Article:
Reflection 6

In today’s class, I learned allot of new things, we study Semiotics. I didn’t know there was a word to describe the signs and symbols of communication. The word Semiotics was first introduced in the 1800s by an American philosopher to categorize his work in linguistics. Linguistics can be in three forms, icons, symbols and indexes.

Before this lecture I didn’t know there was such a thing as semiotics and I didn’t know or have a distinguish definition for icons, symbols and indexes. I would see signs and symbols and categorized as the same like for example the bathroom signs that distinguish between male or female. At a random guess, I would say that there are symbols but they are actually icons. As we all know, we would call the little things on our computer screens icons.

As for symbols, I would say a symbol represents an object but it is not exactly that. It is signs with no apparent resemblance to the object. For example, the light bulb sign does not represent light, it represents an idea and the magnifying glass does not represent making tiny objects to the visible to the naked eye, it represents search.

Indexes, I’m not fully wrapped around that because there are some easy ones and then they have ones that are not easy to identify. So I’m not fully sold on what an indexes are. Indexes are tricky, you might think it means one thing but it means something else example, smoke means fire, i thought fire means fire.

We also talked about iconic forms, context in the form of low context and high context and culture. I understand a little about the low and high context but what I didn’t understand was the culture part. I can’t remember anything the professor said about that. So to my understanding a culture is where one’s from which co-insides with their ethnicity and the community background (in terms of education or historical).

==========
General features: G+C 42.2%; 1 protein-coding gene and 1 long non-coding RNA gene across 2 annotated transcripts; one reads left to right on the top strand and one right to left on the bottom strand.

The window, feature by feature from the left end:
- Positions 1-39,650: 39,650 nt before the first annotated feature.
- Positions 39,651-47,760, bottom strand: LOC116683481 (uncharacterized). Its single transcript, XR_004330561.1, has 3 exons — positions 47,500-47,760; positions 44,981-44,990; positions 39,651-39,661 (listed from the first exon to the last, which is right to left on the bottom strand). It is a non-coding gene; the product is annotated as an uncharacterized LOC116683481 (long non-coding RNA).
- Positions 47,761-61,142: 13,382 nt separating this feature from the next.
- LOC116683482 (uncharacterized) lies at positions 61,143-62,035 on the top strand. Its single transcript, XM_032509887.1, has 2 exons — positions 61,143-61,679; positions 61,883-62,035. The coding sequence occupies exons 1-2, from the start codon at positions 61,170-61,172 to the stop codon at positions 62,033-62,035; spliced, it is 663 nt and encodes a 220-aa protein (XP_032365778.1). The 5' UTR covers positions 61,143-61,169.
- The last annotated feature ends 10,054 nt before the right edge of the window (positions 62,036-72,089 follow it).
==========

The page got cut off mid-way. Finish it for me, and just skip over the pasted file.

Overall, I learn something from this class and I can now say I can distinguish between icons, symbols and indexes but not one hundred percent, about seventy percent. I can say I learned something from this class that I didn’t know.

The Daily Heller

The topic is: “Flowered Polish Type”

First off, I’m not sure where to start, so I scrolled down and saw an article on the topic so read it and look at the designs. A couple of the pieces look geometric and some of the painting they don’t have brush strokes, it almost looks like it was done in illustrator but I know computer design software was out at that time. In my opinion, the posters look unorthodox and makes you stop to think what is happening in this painting. For example, Gordon, “Hades.” Joyful and unhelpful things, 1911 and A.n., 1906, Why is a man riding a lion, Is that a normal thing back then.

There is one painting that remind me of my pastel painting class, “Jozef Mehoffer, 1910”. The colors of the painting is not what it should look like, example, the color of the grass is brown, I’ve notice that everything that is supposed to be green is brown and also an orange wreath. I wonder what’s the significant of an orange wreath. Also, there is not much of a hierarchy in their posters.